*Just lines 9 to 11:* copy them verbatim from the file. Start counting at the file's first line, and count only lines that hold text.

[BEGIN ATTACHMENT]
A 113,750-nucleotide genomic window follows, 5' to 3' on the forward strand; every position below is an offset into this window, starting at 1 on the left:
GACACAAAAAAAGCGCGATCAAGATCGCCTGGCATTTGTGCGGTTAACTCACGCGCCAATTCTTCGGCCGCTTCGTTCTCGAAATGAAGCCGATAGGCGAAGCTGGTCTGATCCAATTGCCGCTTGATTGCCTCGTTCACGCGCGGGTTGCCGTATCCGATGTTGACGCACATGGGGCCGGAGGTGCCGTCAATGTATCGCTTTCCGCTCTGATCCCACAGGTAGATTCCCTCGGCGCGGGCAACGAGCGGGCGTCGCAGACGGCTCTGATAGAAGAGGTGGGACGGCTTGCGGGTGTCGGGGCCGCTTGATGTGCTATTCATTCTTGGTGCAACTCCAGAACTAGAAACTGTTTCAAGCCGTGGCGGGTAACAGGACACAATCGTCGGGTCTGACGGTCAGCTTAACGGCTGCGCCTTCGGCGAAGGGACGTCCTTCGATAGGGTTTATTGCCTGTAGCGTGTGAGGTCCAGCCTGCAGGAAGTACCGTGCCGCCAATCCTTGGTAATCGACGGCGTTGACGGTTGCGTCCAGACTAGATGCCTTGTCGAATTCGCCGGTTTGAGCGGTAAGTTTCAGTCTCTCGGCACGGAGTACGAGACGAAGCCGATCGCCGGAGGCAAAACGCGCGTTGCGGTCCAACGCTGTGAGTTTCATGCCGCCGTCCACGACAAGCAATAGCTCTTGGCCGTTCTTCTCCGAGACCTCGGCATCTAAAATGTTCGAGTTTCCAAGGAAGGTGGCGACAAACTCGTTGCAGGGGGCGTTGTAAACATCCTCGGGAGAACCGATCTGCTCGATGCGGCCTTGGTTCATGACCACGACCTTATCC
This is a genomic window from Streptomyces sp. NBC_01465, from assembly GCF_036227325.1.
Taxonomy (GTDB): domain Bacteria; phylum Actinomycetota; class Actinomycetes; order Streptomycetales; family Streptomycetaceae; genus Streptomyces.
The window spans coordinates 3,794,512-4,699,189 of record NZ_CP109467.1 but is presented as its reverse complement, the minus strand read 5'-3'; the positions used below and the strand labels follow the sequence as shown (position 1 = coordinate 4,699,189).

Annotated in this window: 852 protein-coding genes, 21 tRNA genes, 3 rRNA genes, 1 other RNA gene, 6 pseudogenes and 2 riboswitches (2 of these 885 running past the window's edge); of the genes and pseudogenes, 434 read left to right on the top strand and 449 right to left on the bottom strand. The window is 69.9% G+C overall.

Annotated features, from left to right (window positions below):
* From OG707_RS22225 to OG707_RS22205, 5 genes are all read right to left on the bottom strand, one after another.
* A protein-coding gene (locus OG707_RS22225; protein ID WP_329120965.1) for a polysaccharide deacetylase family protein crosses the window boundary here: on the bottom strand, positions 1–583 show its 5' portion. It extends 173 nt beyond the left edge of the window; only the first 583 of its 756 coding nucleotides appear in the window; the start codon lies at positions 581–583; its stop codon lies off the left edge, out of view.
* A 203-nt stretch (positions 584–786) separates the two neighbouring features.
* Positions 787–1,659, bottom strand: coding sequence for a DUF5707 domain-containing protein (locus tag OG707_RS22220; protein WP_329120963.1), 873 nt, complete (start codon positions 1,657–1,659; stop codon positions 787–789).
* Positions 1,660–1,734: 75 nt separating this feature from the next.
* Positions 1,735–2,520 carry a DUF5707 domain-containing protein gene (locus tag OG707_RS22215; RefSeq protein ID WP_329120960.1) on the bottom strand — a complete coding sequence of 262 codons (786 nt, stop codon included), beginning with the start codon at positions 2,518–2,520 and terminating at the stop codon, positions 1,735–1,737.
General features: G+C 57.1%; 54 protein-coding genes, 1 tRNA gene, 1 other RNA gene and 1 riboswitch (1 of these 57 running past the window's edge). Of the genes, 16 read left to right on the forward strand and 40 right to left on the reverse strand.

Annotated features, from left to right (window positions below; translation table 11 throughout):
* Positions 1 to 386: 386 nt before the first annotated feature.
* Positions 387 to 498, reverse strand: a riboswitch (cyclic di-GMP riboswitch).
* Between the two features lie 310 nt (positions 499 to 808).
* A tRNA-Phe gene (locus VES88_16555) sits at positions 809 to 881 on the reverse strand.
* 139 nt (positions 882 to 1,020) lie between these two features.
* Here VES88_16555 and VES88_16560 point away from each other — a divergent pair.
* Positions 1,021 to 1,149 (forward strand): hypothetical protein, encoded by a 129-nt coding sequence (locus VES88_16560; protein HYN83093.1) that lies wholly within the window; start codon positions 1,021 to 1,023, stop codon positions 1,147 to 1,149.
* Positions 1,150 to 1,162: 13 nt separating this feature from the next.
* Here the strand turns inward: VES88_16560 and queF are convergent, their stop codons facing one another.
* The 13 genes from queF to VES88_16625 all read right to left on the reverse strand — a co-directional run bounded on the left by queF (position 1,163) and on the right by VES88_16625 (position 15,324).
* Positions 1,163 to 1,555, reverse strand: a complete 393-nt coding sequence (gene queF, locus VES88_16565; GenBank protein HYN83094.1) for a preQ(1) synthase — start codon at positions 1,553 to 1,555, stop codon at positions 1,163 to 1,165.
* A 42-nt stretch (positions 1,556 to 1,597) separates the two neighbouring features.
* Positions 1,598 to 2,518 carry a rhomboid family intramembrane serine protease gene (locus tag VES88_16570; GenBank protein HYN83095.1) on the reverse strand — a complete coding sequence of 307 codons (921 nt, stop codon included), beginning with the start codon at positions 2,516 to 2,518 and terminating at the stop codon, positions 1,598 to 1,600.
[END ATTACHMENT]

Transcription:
* A protein-coding gene (locus OG707_RS22225; protein ID WP_329120965.1) for a polysaccharide deacetylase family protein crosses the window boundary here: on the bottom strand, positions 1–583 show its 5' portion. It extends 173 nt beyond the left edge of the window; only the first 583 of its 756 coding nucleotides appear in the window; the start codon lies at positions 581–583; its stop codon lies off the left edge, out of view.
* A 203-nt stretch (positions 584–786) separates the two neighbouring features.
* Positions 787–1,659, bottom strand: coding sequence for a DUF5707 domain-containing protein (locus tag OG707_RS22220; protein WP_329120963.1), 873 nt, complete (start codon positions 1,657–1,659; stop codon positions 787–789).